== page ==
At least once a week, someone asks me about investing in marijuana. Three years ago, if someone had even hinted at investing in pot I would have considered it a joke.
I still consider it a joke, even though the questions are never intended as such.
Observers tell us that full-fledged marijuana legalization is coming. The libertarian in me is reluctantly ambivalent about it, while the investor in me sees it as another avenue for scoundrels to separate people from their money.
Presumed smart people project annual marijuana sales in 2025 to be as much as $150 billion. Given that worldwide beer sales are only $160 billion, I’m not convinced.
Unless you are a user, it’s hard to find a place in the pot supply chain that is attractive. At the grower level, pot is a commodity. Marijuana is called weed because … well … it’s a weed. No company makes a fortune growing kudzu, nor will they growing pot. People don’t get rich growing anything; ask any farmer.
There are almost certainly useful medical applications for cannabis or even outright marijuana. What if cannabis ends up in newly developed pain or anxiety medications? That would be huge, wouldn’t it? The active ingredient in acetaminophen (Tylenol) is derived from phenol, a constituent of coal tar and creosote. I’m not aware of any multi-billion dollar coal tar or creosote companies.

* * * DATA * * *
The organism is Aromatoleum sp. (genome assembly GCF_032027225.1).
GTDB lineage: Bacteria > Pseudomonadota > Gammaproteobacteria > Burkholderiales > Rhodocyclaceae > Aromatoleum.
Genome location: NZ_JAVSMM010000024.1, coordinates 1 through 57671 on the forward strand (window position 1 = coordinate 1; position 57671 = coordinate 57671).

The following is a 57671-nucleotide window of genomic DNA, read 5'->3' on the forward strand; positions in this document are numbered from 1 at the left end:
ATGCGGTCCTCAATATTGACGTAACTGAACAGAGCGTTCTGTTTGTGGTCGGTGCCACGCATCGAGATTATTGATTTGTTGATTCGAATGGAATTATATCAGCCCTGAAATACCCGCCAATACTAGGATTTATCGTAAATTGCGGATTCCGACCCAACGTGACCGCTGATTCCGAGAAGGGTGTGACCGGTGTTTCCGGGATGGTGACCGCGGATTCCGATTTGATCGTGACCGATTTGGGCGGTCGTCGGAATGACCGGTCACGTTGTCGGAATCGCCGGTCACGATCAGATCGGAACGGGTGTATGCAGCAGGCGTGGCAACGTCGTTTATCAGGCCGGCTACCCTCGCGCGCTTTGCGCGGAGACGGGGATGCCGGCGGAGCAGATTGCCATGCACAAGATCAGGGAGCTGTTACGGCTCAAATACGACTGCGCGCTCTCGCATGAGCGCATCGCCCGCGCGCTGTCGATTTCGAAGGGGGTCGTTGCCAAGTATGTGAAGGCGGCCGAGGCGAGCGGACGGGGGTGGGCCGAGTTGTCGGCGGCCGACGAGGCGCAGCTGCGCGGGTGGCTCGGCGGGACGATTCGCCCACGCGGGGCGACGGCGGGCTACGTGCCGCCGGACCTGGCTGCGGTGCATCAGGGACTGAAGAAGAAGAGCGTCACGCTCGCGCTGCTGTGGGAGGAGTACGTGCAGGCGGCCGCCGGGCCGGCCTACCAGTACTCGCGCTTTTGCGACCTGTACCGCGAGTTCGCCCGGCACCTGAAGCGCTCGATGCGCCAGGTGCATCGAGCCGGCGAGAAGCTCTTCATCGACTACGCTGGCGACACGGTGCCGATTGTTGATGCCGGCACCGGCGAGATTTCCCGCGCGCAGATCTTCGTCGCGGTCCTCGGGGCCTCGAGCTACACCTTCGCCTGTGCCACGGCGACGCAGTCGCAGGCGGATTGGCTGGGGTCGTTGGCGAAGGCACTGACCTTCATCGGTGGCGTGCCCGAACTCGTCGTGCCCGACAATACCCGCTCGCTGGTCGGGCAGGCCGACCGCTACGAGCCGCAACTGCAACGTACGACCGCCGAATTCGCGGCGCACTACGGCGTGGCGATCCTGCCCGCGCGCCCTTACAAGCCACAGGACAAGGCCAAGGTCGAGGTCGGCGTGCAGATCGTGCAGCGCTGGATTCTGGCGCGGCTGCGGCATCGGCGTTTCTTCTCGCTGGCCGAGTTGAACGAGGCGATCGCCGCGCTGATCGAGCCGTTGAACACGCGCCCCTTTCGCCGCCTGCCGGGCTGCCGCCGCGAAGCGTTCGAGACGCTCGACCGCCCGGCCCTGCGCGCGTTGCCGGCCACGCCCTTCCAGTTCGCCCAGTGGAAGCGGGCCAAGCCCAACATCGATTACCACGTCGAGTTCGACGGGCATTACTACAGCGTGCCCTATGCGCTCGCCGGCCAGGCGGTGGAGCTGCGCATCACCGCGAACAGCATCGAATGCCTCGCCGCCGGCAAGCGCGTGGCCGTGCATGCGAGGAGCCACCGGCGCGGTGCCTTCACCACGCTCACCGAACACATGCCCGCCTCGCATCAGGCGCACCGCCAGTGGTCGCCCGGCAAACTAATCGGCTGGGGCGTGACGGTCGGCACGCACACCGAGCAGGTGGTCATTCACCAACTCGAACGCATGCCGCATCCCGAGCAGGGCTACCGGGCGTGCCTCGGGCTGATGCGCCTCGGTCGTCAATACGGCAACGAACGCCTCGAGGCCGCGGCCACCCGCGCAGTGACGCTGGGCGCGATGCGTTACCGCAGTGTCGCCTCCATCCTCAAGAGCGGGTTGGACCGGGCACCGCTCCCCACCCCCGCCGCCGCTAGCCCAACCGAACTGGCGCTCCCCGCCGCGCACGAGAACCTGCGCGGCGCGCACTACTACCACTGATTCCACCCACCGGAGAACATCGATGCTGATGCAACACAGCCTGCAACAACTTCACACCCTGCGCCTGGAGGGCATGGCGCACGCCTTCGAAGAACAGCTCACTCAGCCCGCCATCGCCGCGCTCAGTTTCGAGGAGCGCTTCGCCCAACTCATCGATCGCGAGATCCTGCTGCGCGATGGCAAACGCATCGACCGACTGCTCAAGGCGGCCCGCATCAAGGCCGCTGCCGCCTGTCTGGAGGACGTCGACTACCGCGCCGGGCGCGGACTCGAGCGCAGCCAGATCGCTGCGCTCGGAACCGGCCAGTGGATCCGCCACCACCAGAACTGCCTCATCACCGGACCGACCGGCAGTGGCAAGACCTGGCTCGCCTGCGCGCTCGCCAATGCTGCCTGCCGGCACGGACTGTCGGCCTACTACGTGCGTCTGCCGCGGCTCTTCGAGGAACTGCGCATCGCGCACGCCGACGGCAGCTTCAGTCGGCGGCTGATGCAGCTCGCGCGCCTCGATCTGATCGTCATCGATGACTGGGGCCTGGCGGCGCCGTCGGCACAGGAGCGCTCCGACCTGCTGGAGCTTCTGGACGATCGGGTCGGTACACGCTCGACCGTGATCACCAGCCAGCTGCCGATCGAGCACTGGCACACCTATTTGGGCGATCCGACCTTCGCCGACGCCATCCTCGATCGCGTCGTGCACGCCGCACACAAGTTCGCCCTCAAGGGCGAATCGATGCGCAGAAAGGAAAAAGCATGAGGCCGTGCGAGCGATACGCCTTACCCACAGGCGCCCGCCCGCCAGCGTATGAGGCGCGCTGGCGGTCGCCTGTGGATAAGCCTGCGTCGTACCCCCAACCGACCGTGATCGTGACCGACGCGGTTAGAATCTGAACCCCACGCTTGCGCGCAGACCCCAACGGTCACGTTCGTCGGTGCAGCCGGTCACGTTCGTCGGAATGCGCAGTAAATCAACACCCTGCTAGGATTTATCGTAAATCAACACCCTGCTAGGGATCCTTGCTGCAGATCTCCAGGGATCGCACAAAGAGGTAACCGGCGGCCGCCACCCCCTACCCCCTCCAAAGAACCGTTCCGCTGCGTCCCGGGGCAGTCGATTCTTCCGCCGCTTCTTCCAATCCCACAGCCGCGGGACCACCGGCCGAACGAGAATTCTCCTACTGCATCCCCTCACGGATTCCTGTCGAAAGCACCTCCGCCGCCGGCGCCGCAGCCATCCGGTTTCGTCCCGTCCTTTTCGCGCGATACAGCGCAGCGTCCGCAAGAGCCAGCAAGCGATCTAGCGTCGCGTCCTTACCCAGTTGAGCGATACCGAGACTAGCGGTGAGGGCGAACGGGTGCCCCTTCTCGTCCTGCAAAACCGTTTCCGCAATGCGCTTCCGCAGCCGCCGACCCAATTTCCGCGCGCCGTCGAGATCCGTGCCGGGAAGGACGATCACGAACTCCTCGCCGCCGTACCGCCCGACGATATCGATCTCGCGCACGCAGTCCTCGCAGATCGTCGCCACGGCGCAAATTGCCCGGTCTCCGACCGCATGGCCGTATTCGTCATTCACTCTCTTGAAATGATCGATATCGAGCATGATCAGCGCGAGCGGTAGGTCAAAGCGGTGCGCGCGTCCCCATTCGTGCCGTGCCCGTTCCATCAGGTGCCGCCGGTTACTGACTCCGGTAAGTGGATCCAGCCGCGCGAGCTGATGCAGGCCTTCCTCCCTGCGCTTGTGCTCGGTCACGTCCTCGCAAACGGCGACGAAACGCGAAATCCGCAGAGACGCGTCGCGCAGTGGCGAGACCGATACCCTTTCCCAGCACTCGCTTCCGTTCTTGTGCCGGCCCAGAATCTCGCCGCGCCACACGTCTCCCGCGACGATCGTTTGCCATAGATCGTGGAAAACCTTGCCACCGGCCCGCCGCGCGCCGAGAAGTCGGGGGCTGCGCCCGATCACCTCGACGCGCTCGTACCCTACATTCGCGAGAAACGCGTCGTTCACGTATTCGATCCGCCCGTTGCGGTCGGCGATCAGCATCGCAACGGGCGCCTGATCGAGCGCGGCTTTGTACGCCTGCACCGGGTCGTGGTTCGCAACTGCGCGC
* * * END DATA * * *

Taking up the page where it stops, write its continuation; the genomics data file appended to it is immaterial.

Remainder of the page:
There are plenty of multi-billion dollar pharmaceutical companies, of course, and marijuana-based medicines will simply fold into their existing product offerings. If there is money to be made from medical marijuana, Johnson and Johnson is going to make it, not some start-up penny stock company or Cumberland Avenue head shop.
The same will be true of branded recreational marijuana. Like the zillion craft beer brewers in the U.S., the pot brands that become popular will be profitable – and they will almost certainly be acquired (or even developed) by existing consumer products companies. Constellation, the brewer of Corona, already owns a significant stake in a marijuana company. I suspect Anheuser-Busch may have already trademarked a bunch of “Bud” pot brand names.
Like dot-com stocks 20 years ago, a minuscule percentage of pot companies will survive and thrive – but we can only know which ones in hindsight.
The scams surrounding marijuana stocks are so rampant that the Securities and Exchange Commission has issued multiple investor warnings.
A company called Bud Genius, according to the Securities and Exchange Commission, lied about its financial condition and business relationship with comedian Tommy Chong of the 1970s pot-stoner duo Cheech and Chong. I’m not sure which screams scam more loudly: lying about a business relationship with Chong or actually having one.
David Moon is president of Moon Capital Management. A version of this piece originally appeared in the USA TODAY NETWORK.